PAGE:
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Break direct external reference.

rda
4-Participant
4-Participant

Break direct external reference.

Hello. I have a question about breaking reference.

I have an assembly whit two part. The first part has one hole. I created a hole on the other part by creating a point (with a sketch) in the center of the hole of the first part. Now iI want to break the reference, but this situation is different from copy geometry. If I go to the sketch with external reference I can't see any option about breaking reference.

Also the reference viewer doesn't give me possibility to break relation.

Thanks

5 REPLIES 5
Pettersson
13-Aquamarine
(To:rda)

Short answer: Don't do that. Using external references as sketcher references is inviting disaster. If you want to use an external reference, use Copy Geometry.

 

However, it can be practical to do it temporarily and then remove the reference, which is probably what you're trying to do here. But the only way to remove it is to go into the sketch and into the References window and delete or replace the reference.

Tdaugherty
16-Pearl
(To:rda)

Hi, 

 

If you want the ability to break feature references on demand, you need to set the following config option:

 

feat_references_to_backup other_models

 

This setting tells Creo to backup feature references from other models. In your case, the reference for the sketch would be backed up into the part you are trying to create the hole in. You can control the dependency with the update control options in the geometry backup, just like a copy geometry. The geometry backup feature will be stored inside the feature that is using the external reference.

 

Tdaugherty_0-1596804803397.png

 

The reference viewer will not allow you to break references. If you aren't using geometry backups, you will have to break the external reference manually.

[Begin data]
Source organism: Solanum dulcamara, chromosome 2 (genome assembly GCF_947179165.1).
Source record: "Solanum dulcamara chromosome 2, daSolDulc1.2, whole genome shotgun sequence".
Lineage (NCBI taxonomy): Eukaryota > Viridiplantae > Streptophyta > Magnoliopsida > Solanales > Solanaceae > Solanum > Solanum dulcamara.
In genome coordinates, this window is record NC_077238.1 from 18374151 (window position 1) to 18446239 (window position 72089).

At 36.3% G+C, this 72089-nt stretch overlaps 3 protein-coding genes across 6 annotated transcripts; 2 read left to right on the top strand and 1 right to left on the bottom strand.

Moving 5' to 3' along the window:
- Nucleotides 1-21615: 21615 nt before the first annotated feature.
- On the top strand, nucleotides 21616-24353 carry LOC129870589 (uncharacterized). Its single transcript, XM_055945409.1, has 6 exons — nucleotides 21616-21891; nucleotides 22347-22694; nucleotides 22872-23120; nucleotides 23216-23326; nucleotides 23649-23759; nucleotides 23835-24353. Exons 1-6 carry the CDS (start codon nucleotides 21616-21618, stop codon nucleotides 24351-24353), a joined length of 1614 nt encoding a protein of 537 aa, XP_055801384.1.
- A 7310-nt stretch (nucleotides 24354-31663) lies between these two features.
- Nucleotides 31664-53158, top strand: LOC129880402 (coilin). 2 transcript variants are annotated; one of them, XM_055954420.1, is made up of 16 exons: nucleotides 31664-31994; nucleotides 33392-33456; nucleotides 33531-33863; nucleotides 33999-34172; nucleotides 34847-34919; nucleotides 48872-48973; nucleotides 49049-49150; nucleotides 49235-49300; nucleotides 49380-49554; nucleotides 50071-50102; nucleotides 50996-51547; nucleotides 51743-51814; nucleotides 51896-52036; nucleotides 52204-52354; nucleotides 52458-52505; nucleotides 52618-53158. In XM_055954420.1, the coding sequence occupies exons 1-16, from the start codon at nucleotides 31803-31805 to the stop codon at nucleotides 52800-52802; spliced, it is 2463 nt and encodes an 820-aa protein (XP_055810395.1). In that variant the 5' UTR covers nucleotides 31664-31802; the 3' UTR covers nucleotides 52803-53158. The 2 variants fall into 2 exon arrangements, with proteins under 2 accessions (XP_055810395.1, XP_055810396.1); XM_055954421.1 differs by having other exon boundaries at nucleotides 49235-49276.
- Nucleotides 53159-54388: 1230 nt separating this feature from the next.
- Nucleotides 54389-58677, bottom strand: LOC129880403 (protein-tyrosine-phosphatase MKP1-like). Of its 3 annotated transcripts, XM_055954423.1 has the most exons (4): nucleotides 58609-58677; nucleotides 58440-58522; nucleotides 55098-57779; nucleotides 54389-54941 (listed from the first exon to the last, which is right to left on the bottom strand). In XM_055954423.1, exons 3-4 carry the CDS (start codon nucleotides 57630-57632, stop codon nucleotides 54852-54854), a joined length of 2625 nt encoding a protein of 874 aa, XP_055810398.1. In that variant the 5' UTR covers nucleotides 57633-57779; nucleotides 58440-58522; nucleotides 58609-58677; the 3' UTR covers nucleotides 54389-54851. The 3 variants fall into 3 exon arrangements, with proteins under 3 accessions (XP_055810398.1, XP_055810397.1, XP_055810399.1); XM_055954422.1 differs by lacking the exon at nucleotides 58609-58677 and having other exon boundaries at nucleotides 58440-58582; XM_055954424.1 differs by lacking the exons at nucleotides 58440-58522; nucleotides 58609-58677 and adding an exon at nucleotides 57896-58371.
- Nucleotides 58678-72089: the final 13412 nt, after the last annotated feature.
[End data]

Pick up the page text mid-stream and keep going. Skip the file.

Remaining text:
Finally, although many people on these forums avoid external references and recommend against them, they really aren't as bad as people make them out to be. If managed well, they can make the design process much more efficient. We design with top-down techniques and tons of external references. Pretty much everything is designed to flex and grow as other things change. The key is to manage the relationships in a logical way and create breakpoints where reference sharing stops. 

 

Ty

 

What are the downsides (or implications) to using this option? (feat_references_to_backup other_models)

Hi Steve, 

 

I can't claim to have done extensive testing with this setting. I did have a group of users (probably 30) testing it for a while and I didn't hear any complaints. I've used it personally as well and I didn't find any functional issues. I do get a little annoyed with the extra features in the model tree and extra information in the parts. The backed up geometry is visible.

 

Maybe a little hard to see, but the backed up axis pattern is shown in addition to the internal axis in the holes.

Tdaugherty_0-1596807673063.png

 

I have not tested to see if the geometry backups increase file size or impact performance. 

 

If you aren't using a lot of external references, you won't have to deal with so many geometry backups. Like I said before, we use a ton of external references (that don't get broken), so we end up with tons of backups. I think the backups are pretty cool and can offer a lot if used properly. We just don't use them at the moment. 

 

Ty

Pettersson
13-Aquamarine
(To:Tdaugherty)


Finally, although many people on these forums avoid external references and recommend against them, they really aren't as bad as people make them out to be. If managed well, they can make the design process much more efficient. We design with top-down techniques and tons of external references. Pretty much everything is designed to flex and grow as other things change. The key is to manage the relationships in a logical way and create breakpoints where reference sharing stops. 

 


I like using external references, but I try to keep a strict hygiene when possible. Use a skeleton, publish geometry and copy geometry. Only copy geometry "down" into the structure, never "up". I do sometimes deviate from this, but wherever possible, I try to keep this structure, as it gives me a clear overview and good control, and avoids circular references. I especially like using publish geometry, as it signals to whoever is using a part that this geometry is used elsewhere. Decreases the risk of regeneration issues.

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